Microsoft, Apple drop OpenAI board plans as scrutiny grows

Microsoft Corp. and Apple Inc. dropped plans to take board roles at OpenAI in a surprise decision that underscores growing regulatory scrutiny of Big Tech’s influence over artificial intelligence.

Microsoft, which invested $13 billion in the ChatGPT creator, will withdraw from the board, the company said in a letter to OpenAI, which was seen by Bloomberg News. Apple was due to take up a similar role, but an OpenAI spokesperson said the startup will have no board observers after Microsoft’s departure.

Regulators in Europe and the US had expressed concern about Microsoft’s sway over OpenAI, applying pressure on one of the world’s most valuable companies to show that it’s keeping the relationship at arm’s length. Microsoft has integrated OpenAI’s services into its Windows and Copilot AI platforms and, like other big US tech companies, is banking on the new technology to help drive growth. 

“Over the past eight months we have witnessed significant progress from the newly formed board and are confident in the company’s direction,” Microsoft wrote in the memo. “We no longer believe our limited role as an observer is necessary.”

Microsoft is facing broader scrutiny over its alleged dominance of artificial intelligence. The US has started separate investigations into Microsoft’s alleged dominance of the rapidly emerging field, and whether the company properly notified antitrust agencies about its deal with an OpenAI rival, Inflection AI, people familiar with the matter have said. 

European regulators also said they were going to survey Microsoft’s rivals about OpenAI’s exclusive use of its technology, and the UK’s competition regulator is weighing a deeper investigation of the tie up. 

Microsoft isn’t being singled out. The UK is also looking into Amazon.com Inc.’s $4 billion collaboration with AI company Anthropic, expressing concern that large tech companies are using partnerships to “shield themselves from competition.” The US is probing Nvidia Corp.’s dominance over AI chips.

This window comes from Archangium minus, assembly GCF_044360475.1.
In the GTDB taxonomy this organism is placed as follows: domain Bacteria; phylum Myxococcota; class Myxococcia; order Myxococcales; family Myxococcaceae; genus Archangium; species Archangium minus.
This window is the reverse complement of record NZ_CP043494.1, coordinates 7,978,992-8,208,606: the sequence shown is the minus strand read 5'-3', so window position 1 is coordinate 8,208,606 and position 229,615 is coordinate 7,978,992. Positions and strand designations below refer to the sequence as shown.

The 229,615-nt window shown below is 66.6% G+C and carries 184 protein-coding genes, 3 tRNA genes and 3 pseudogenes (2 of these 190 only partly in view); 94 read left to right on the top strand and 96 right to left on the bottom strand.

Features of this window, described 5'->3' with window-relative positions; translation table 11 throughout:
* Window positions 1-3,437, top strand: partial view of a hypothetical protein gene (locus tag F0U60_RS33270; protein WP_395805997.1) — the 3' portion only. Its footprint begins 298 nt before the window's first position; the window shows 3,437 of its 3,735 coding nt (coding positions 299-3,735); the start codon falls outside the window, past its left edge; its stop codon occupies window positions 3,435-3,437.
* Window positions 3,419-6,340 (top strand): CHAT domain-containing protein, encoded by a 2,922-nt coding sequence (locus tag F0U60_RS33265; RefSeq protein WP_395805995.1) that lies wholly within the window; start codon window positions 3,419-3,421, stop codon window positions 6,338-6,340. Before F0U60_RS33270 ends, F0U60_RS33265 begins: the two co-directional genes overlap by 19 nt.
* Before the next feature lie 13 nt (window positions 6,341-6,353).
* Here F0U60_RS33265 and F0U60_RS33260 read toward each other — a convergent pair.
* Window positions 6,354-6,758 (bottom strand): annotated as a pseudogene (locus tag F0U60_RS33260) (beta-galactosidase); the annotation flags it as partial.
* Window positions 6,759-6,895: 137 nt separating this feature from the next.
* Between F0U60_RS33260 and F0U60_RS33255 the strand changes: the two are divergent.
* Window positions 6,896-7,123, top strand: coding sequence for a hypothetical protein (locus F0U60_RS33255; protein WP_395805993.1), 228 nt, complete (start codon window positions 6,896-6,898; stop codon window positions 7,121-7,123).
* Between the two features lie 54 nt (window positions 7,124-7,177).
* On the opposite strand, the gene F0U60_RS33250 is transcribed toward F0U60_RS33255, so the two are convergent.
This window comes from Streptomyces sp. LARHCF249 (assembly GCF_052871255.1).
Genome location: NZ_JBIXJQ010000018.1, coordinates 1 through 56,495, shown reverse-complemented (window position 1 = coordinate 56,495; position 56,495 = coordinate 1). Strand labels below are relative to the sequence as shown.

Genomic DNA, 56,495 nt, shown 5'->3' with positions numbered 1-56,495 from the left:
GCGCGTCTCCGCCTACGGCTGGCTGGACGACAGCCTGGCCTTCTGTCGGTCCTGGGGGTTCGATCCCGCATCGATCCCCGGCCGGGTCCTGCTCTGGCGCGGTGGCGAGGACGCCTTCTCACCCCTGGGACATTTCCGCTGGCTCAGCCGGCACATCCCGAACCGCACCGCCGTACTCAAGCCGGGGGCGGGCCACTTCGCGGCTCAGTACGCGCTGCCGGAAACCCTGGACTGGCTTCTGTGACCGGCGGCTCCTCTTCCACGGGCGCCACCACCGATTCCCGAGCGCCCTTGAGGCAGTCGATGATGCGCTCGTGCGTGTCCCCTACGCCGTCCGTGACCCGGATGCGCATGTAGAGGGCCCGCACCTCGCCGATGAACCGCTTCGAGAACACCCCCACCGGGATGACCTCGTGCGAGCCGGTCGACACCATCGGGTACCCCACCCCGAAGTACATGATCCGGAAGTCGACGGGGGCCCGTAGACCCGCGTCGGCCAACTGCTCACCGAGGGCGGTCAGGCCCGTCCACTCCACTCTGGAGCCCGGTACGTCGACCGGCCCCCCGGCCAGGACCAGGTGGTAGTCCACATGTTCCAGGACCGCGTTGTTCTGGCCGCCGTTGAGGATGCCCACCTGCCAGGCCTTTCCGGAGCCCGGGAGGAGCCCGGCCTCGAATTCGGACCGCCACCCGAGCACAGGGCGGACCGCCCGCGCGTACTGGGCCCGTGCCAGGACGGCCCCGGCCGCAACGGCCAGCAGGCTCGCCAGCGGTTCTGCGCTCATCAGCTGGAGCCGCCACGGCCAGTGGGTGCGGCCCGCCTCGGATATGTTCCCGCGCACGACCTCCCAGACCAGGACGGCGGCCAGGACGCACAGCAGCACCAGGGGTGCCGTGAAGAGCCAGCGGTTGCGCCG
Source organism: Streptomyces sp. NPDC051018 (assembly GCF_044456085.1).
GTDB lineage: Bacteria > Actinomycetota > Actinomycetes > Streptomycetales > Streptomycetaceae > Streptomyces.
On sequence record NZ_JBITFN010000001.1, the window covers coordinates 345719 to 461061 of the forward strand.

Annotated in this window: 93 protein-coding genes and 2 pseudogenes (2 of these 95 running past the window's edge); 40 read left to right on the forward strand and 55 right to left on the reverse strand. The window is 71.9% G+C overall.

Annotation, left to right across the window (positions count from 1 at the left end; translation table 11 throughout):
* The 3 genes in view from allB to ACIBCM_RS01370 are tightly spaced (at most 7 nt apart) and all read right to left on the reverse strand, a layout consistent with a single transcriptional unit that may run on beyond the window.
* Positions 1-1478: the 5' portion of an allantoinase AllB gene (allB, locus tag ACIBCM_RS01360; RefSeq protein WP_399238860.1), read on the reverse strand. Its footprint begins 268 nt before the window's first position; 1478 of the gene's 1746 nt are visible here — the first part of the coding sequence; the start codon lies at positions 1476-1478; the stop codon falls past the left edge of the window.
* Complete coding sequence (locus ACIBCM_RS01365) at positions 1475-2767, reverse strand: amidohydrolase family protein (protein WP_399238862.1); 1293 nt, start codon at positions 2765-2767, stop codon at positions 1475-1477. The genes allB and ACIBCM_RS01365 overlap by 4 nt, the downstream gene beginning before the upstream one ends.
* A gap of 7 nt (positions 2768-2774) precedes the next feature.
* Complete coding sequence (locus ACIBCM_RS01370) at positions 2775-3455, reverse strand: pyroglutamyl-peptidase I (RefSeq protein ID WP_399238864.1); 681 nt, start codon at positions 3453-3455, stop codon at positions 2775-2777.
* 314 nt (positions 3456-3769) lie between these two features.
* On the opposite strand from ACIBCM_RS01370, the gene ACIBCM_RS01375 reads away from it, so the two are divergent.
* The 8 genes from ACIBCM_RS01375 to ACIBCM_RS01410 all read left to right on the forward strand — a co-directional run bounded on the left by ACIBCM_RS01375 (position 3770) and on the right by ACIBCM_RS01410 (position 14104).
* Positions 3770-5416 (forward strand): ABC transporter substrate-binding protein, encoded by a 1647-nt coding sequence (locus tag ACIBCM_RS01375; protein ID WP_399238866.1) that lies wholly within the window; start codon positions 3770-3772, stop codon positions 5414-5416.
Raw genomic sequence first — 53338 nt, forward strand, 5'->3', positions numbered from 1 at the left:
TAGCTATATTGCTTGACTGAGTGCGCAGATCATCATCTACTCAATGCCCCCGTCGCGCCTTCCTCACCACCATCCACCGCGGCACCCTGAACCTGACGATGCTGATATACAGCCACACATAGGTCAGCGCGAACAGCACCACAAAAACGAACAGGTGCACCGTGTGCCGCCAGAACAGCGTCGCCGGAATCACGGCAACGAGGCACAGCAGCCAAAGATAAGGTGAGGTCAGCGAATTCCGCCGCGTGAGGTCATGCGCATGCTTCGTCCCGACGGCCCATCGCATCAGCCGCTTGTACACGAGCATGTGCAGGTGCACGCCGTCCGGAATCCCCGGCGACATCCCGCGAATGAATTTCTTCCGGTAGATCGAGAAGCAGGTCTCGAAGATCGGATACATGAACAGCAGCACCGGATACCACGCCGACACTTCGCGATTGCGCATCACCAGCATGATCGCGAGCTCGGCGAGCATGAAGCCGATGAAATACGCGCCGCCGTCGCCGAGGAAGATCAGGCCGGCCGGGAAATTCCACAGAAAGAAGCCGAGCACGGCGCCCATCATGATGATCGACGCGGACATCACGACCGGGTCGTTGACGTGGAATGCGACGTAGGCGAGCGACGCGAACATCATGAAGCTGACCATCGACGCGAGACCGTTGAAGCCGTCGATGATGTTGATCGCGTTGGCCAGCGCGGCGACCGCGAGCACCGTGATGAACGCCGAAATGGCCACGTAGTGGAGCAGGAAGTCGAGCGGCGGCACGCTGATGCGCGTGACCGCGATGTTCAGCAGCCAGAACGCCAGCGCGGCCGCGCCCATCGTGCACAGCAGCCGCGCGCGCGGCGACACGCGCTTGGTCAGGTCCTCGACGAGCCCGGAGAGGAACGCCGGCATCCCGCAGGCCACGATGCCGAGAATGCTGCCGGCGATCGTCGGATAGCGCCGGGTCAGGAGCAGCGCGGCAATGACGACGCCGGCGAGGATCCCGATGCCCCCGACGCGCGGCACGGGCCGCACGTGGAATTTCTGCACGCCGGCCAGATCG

The Financial Times reported Microsoft’s exit earlier.

The biggest US tech companies including Microsoft as well as Nvidia, Alphabet Inc. and Amazon.com have poured tens of billions of dollars into AI businesses. While these investments and partnerships are a lifeline for the startups, regulators have expressed concern that they threaten to concentrate access to the most innovative large language models among the tech companies that already dominate other platforms. 

Tech giants are also striking non-financial agreements. These include Apple’s partnership with OpenAI to bring ChatGPT to the iPhone, and Microsoft’s decision earlier this year to bring on Inflection AI’s Mustafa Suleyman and most of his staff from the OpenAI rival.

Microsoft took on the non-voting observer role on OpenAI’s board last year, weeks after the startup’s directors had fired Chief Executive Officer Sam Altman in a dramatic coup over the direction of the company. Altman was quickly reinstated following a backlash from employees and the board was remade. 

“We’re grateful to Microsoft for voicing confidence in the board and the direction of the company, and we look forward to continuing our successful partnership,” OpenAI said in a statement to Bloomberg News, without commenting directly on Apple or Microsoft’s decisions. 

OpenAI said that moving forward, the company will host regular stakeholder meetings with partners and investors, including Thrive Capital and Khosla Ventures, “to share progress on our mission and ensure stronger collaboration across safety and security.”

OpenAI began in 2015 as a nonprofit research organization, but later shifted its structure to include a for-profit startup that has solicited investments and struck commercial partnerships. –BLOOMBERG